Jambiani Low Tide
Jambiani is a small coastal village with a beautiful white sand beach and a handful of guesthouses, hotels, and resorts. It is situated just south of the larger villages of Bwejuu and Paje on the South East coast of Zanzibar Island, just over 50km by road from Zanzibar Town and the island’s airport.
Jambiani is a real Swahili village – quiet, traditional and largely unspoilt. Most of the residents are still fishermen, seaweed farmers and smallholders with small farms or shambas a little inland from the coast where they keep goats and other livestock, grow fruit and raise some crops.
There is reasonably good local shopping in Jambiani – and Paje village, just 6 km away, has two well-stocked supermarkets and a Superduka selling wines, beers and spirits. Jumaa the house manager can organise all kinds of fresh fish and seafood to be delivered to the house. Along the beach to north and south are several recommended beach bars and restaurants.
Blue Oyster Hotel Jambiani
The Sea View Lodge next door to Kwacha House has a bar and restaurant, internet, spa and small boutique. A few metres further on The Seahorse is run by Zube who is a rotund and friendly chap and a jolly good cook. Sale & Pepe offers a delicious fusion of classic Italian dishes with a Swahili twist. The Blue Oyster Hotel has a good lunch and supper menu and is also a PADI dive centre and can organise snorkelling trips to the excellent coral reef close to the beach.
Paje Kite Surfing
Nearby Paje is also famous worldwide as a kite surfing destination, and all kinds of other water sports and activities are available along the nearby beaches. Jumaa the house manager also runs trips and excursions around Zanzibar – he offers the full range of activities on the island from Stone Town tours, to Jozani Forest colobus monkey trips, outings to the Sea Turtle Sanctuary and Butterfly Farm, Spice Tours, Caves and Ruins trips – and more.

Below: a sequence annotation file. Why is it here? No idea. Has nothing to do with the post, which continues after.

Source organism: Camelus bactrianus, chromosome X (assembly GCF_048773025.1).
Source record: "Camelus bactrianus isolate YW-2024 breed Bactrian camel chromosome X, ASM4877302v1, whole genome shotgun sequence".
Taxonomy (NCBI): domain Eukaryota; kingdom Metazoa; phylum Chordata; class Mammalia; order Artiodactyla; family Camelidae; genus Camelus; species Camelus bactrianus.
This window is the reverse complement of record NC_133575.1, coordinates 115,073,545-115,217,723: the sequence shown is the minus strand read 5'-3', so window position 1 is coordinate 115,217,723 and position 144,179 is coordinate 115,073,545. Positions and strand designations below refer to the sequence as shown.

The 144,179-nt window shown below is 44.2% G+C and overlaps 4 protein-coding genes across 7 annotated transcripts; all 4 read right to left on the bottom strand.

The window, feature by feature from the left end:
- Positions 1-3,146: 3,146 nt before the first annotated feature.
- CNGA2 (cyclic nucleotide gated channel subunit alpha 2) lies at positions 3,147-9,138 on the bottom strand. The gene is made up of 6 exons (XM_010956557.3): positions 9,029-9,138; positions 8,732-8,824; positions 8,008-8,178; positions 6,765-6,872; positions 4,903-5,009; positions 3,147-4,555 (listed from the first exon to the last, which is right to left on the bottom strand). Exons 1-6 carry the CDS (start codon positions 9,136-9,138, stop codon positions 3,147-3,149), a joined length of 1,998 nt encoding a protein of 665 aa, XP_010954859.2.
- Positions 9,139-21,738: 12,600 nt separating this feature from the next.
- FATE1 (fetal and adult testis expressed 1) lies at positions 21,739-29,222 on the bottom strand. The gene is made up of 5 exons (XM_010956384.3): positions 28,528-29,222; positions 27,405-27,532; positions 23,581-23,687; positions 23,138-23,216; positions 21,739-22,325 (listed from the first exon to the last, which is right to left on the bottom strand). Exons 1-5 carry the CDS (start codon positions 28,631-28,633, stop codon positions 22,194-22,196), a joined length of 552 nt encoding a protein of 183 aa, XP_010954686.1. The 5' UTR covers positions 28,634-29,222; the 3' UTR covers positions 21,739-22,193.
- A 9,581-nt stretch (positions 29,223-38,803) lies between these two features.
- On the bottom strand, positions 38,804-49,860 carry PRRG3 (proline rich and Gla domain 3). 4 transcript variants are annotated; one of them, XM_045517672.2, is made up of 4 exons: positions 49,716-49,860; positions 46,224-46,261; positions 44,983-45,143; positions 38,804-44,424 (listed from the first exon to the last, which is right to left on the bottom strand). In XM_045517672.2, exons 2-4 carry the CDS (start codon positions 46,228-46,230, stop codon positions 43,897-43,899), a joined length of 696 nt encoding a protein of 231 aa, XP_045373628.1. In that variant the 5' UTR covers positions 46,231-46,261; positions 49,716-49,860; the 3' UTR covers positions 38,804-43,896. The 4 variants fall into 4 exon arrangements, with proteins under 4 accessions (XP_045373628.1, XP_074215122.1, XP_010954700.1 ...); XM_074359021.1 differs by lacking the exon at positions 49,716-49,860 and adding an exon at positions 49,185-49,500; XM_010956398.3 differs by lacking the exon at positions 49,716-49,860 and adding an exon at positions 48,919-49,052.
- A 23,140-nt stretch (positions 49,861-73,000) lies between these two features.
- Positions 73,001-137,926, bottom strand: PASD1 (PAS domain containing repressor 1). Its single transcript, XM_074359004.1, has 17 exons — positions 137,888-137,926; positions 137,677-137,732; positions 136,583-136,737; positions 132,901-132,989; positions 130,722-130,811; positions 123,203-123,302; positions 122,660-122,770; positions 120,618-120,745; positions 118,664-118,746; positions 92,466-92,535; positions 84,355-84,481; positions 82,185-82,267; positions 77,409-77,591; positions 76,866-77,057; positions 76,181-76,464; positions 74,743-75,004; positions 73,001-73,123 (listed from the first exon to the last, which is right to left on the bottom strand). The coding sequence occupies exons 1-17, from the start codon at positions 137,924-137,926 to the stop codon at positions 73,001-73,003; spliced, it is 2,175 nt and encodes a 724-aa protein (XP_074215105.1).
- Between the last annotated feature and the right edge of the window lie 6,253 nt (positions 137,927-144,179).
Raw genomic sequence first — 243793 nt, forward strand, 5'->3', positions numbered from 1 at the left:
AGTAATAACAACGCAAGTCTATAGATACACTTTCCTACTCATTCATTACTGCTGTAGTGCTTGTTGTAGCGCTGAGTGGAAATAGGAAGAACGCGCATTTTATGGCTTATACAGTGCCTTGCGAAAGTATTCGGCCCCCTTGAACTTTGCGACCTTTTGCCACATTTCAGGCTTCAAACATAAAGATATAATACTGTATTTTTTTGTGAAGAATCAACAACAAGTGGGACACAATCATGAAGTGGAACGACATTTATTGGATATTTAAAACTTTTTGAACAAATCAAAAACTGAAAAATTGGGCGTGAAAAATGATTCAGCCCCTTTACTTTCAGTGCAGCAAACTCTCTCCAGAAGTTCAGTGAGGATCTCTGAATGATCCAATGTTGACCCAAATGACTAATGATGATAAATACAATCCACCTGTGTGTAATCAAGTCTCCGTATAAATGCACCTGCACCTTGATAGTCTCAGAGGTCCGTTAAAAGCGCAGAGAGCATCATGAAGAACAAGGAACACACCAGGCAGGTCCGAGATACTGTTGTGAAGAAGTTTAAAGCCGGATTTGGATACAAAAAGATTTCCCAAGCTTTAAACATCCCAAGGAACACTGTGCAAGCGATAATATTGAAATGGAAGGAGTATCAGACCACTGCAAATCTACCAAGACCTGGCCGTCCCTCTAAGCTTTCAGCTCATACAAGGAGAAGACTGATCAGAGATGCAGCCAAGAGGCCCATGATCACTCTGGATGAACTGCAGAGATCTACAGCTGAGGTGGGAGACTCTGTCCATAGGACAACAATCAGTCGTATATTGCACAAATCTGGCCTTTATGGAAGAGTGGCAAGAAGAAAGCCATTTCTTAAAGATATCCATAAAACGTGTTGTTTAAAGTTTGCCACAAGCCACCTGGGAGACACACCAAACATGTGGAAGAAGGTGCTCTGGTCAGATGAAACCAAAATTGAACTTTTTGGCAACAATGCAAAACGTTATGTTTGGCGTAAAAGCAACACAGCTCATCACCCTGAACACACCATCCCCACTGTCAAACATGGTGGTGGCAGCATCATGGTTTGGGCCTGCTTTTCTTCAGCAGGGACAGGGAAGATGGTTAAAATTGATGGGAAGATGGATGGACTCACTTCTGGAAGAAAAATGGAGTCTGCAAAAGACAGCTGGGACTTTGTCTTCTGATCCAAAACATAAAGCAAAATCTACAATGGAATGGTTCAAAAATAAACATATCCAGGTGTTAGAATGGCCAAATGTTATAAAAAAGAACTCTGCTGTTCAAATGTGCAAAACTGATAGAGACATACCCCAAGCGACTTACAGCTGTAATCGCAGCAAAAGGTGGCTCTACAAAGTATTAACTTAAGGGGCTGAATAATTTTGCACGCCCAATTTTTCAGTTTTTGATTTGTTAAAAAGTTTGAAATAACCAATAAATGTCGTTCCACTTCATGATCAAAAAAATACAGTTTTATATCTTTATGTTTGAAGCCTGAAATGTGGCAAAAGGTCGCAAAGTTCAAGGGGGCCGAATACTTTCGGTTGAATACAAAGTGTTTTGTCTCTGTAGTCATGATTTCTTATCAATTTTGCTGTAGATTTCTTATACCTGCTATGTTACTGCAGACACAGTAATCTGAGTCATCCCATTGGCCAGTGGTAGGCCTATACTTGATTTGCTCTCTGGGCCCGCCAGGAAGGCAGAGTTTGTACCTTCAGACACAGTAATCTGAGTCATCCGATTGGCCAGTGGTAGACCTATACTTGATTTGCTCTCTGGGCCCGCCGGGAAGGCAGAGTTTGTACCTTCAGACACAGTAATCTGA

Zanzibar Town Seafront
If you can tear yourself away from the relaxing pleasures of Jambiani, no trip to Zanzibar is complete without a visit to Zanzibar’s historic and culturally fascinating old Stone Town. Former capital of the Zanzibar Sultanate, and flourishing centre of the spice trade and slave trade in the 19th century, when Tanganyika and Zanzibar joined together to form the United Republic of Tanzania in 1963, Zanzibar kept a semi-autonomous status, with Zanzibar Town as its seat of government.
The heart of Stone Town consists of a maze of narrow streets and alleys lined by houses, shops, bazaars and mosques. Its architecture has a number of distinctive features – the result of an intermingling of Arab, Persian, Indian, European, and African influences. Typical Zanzibar buildings have long stone baraza benches along their outside walls, enclosed verandas and balconies with tin roofs and elaborately-carved wooden front doors.
Key historic buildings include The House of Wonders (or Beit-al-Ajaib) the former Sultan’s Palace built in 1893, now a museum. The adjacent Old Fort was built in the 17th century by the Omanis – its internal courtyard is now a cultural centre. The newly-restored Old Dispensary was built by a wealthy Indian trader to serve as a charity hospital for the poor. It is one of the town’s most finely- decorated buildings, with large carved wooden balconies, stained-glass windows and neoclassical stucco adornments.
Anglican Cathedral and Slave Monument
The Anglican Cathedral was built at the end of the 19th century by Edward Steere, third bishop of Zanzibar. It was constructed on the former site of the island’s main slave market, and a monument to the slaves and museum on the history of slavery sits beside the church. The Roman Catholic Cathedral of St. Joseph, based on Marseilles Cathedral, was built by French missionaries between 1893 and 1897. Its facade, with two high spires, is one of the best-known Stone Town landmarks.
Zanzibar Town Rooftops
Fordham Gardens is a small park on the seafront, recently restored by the Aga Khan Trust. Every evening the gardens host a popular, tourist-oriented market selling grilled seafood and other Zanzibari recipes which attracts both tourists and locals. There is excellent shopping and eating in Stone Town and the huge and vibrant Darajani Market, which sells everything from colourful kangas to spices and fresh seafood is a must-see.
House of Wonders and Forodhani Gardens